There will be no 'back to normal'
Before the COVID-19 pandemic, many business leaders were already using a term borrowed from the military to describe the business environment – VUCA – Volatile Uncertain Complex Ambiguous. The big destabilising force was, and still is, technology.
“In 10 years, 65% of jobs will be jobs that don’t exist today.”
World Economic Forum
Then COVID-19 hit and it's now VUCA2.
Optimism is vital – but it has to be realistic optimism. In the words of James Stockdale, who survived 7 years of living hell as a Vietnamese prisoner of war:
"You must never confuse faith that you will prevail in the end – which you can never afford to lose — with the discipline to confront the most brutal facts of your current reality, whatever they might be."
And the 'most brutal facts of the current reality' are that the repercussions of the pandemic will be immense, very hard to predict and will continue to be felt for years to come. It is almost certain that many businesses, including lots that were well-run and profitable, will fail. Each failure will cause ripples through the local economy, damaging suppliers and customers … and their suppliers and customers …
And as unemployment increases, consumer spending decreases and the dominoes continue to fall.
In every sector, existing players will cut costs and slash prices in a desperate bid to survive. New players will enter sectors, seeking to make-up the shortfall in revenues in their current markets. And many will bring new technologies and business models that transform how business is done.
Competition will be fierce.
And at some point, we will have to pay the bill for the financial support provided by governments.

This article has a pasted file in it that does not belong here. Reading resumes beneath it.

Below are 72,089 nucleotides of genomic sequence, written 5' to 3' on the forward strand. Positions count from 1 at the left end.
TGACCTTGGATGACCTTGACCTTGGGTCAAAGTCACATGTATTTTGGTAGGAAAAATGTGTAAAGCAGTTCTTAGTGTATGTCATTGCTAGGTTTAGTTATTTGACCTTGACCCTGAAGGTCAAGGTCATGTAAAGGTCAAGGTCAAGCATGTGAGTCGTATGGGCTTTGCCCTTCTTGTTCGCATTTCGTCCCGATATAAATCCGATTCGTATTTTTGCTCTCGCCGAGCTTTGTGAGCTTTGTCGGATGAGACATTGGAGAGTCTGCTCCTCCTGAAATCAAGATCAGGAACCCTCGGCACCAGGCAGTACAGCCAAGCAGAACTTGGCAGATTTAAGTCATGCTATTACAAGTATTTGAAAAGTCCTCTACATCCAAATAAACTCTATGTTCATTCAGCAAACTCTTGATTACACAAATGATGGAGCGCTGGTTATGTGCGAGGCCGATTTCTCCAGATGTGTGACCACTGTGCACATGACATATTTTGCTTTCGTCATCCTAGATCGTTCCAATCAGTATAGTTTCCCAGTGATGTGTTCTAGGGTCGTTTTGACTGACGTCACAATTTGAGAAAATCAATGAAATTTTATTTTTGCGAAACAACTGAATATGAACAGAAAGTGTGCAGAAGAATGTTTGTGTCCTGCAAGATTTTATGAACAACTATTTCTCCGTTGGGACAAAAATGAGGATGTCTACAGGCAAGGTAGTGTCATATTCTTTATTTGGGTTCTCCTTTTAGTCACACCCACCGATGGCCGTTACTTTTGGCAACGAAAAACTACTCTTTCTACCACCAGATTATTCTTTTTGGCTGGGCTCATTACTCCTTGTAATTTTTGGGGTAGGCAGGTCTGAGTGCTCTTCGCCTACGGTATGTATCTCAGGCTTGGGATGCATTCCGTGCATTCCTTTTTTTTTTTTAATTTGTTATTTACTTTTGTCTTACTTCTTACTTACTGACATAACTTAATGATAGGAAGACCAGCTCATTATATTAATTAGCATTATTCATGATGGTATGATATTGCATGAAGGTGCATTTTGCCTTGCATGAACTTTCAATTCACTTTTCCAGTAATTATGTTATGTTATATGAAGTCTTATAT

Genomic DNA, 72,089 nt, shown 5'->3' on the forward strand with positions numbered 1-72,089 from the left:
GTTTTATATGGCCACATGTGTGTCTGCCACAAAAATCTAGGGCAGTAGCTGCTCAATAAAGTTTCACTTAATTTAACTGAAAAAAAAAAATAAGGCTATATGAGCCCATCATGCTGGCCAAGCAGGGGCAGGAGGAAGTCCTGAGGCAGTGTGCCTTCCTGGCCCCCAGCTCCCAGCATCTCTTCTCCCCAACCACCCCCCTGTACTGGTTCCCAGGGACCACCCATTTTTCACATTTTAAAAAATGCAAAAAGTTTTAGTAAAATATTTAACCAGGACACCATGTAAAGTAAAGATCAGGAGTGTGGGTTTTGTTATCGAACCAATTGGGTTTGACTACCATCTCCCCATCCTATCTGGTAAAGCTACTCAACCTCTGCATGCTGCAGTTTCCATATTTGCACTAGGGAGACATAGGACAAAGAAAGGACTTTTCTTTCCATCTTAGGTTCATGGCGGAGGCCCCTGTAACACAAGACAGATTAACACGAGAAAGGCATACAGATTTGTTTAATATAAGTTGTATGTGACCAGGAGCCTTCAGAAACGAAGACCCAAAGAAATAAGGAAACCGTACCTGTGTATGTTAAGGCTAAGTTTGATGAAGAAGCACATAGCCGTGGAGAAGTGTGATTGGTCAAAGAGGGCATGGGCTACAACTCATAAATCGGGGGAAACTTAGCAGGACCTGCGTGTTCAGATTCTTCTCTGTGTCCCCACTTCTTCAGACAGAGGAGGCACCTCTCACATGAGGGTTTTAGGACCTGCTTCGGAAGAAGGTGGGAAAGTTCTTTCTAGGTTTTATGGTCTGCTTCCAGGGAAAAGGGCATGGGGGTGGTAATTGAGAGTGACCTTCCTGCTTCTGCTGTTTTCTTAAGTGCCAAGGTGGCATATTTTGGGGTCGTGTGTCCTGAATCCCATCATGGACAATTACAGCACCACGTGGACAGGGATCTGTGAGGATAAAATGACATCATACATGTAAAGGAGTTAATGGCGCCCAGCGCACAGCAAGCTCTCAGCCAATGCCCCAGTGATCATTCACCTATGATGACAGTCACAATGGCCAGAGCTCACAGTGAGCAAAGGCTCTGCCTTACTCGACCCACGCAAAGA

It's going to be tough.
But, as always, for those individuals and organizations that are prepared, there is the opportunity to shine in the chaos.
Surviving and Thriving in Chaos
I believe that people are the key.
Over the last 20 years, I've worked (as a trainer and coach) with hundreds of people. And they fall into 2 groups:
- the people who achieved success
- the relatively unsuccessful
The people in group 2 were certainly not failures. But relative to the people in group 1 (and relative to their own potential), they were under-performing (and earning less and feeling less fulfilled by their work).
The difference between the groups was not intelligence or professional expertise. In fact, in many cases, the people in group 2 were 'cleverer' and more skilled.
Nor did the people in Group 1 work harder. Or have more drive.
Over time, I developed a list of the attributes which distinguished the successful from the also-rans. Of course, not every successful person had every attribute but there was certainly a pattern.
These attributes I call 'edge' – because they give your staff the personal edge to outperform individuals with similar roles in other organizations.
And the collective personal edge of your people leads to competitive edge for your organization.
Imagine the difference in performance and results between people who have and don't have these attributes:
- effective habits and efficient processes
- a growth mindset: adaptable and seeking continuous improvement
- excellent communication skills with the ability to influence others
- results-focused and able to manage multiple priorities
- insight into what makes people 'tick' – colleagues, customers, suppliers …
- negotiation skills to ensure that you get the best deals
- understanding and management of internal drivers and unconscious biases
- strong connections – a source of information, opportunities, resources
- a strong personal brand that gives others confidence in their abilities
- resilience in the face of setbacks
- a supportive, emotionally-intelligent, colleague
- realistic optimism and comfortable working in uncertain conditions
These are not innate, you-either-have-or you-don't, attributes. Every single one can be developed. And The Personal Edge Program is the most effective way to do this and at a fraction of the cost of conventional training.